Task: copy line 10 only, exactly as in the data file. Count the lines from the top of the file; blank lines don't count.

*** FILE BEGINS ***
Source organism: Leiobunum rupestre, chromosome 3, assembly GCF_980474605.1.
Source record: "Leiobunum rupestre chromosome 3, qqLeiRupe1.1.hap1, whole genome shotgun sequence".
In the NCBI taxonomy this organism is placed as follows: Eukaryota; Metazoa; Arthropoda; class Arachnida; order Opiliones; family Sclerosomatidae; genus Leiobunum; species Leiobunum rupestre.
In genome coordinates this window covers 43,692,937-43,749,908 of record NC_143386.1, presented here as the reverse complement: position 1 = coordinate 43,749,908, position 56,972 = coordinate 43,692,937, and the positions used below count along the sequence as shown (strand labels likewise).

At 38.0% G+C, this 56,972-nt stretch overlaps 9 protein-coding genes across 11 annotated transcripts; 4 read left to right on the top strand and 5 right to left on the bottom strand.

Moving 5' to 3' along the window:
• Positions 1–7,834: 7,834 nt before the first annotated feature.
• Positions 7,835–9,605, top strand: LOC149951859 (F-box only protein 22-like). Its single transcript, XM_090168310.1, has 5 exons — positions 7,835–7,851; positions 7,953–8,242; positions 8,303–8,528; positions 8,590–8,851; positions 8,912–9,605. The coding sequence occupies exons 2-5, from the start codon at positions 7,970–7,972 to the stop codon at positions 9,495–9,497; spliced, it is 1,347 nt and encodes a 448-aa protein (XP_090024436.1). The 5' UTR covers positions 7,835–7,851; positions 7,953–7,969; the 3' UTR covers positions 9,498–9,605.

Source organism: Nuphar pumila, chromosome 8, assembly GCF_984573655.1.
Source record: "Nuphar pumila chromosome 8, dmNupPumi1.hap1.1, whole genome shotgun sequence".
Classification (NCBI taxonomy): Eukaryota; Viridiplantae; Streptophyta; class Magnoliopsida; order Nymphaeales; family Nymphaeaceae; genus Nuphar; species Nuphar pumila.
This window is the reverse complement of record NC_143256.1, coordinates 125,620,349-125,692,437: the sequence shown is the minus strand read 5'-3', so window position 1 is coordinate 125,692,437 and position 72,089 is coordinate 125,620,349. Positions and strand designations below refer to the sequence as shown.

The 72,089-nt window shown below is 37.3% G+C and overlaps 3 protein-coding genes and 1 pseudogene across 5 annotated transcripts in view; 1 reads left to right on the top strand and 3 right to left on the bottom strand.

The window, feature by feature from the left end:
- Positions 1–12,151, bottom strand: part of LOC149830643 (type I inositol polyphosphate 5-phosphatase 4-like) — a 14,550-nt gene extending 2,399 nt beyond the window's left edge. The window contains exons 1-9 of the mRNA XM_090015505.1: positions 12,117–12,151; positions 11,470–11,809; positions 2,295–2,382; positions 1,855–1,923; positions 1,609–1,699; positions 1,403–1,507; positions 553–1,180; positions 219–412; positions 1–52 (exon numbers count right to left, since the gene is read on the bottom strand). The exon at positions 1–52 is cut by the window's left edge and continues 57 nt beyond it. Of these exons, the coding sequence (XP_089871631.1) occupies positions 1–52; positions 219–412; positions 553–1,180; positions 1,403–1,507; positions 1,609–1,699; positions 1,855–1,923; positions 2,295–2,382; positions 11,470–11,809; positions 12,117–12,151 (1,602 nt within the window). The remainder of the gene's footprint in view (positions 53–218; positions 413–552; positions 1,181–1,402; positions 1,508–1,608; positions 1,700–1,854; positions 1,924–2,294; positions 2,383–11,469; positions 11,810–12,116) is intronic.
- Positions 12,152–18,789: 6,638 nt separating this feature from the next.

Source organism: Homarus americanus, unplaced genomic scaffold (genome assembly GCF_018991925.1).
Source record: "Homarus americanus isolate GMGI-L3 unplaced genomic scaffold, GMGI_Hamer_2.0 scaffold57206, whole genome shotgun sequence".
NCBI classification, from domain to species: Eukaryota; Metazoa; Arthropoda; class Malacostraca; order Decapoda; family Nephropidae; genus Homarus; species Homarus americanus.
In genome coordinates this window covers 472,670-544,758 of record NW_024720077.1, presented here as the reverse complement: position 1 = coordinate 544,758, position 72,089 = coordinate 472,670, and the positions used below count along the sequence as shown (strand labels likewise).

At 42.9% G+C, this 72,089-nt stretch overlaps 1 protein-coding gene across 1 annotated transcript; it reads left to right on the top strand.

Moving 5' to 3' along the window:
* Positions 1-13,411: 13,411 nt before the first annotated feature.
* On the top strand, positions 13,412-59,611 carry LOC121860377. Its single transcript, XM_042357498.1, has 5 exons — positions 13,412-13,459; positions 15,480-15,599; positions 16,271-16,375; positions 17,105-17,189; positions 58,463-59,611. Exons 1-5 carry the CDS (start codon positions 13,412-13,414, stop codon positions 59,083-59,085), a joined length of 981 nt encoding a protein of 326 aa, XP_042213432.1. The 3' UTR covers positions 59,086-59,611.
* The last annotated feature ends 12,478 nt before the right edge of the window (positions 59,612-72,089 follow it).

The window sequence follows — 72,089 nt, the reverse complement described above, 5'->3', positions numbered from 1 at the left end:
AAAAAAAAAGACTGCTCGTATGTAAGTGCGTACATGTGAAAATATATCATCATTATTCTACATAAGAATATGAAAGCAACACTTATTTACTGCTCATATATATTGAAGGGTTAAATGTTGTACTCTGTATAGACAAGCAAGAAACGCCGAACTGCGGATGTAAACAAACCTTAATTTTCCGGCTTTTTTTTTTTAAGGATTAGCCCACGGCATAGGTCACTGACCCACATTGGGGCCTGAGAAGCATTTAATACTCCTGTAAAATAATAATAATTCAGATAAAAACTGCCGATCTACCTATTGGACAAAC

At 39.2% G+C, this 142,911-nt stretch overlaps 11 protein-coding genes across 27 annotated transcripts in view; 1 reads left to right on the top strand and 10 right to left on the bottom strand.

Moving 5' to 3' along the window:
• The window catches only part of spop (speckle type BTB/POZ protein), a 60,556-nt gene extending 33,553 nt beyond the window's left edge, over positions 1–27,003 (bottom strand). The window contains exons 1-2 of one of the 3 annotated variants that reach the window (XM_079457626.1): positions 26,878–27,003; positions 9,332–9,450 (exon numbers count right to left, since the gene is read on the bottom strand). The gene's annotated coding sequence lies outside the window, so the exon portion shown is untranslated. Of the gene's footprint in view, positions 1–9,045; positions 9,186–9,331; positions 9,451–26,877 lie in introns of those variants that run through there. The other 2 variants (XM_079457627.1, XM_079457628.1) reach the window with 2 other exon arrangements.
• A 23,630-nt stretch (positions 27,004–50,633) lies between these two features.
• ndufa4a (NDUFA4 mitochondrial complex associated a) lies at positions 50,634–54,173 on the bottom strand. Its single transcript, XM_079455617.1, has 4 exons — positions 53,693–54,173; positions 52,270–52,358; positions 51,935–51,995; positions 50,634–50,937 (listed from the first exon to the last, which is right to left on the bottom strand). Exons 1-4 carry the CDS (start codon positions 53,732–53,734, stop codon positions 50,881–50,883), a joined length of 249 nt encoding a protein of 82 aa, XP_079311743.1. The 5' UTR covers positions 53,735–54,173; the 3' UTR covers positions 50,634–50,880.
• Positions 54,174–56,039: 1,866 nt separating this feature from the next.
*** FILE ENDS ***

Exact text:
Source record: "Nuphar pumila chromosome 8, dmNupPumi1.hap1.1, whole genome shotgun sequence".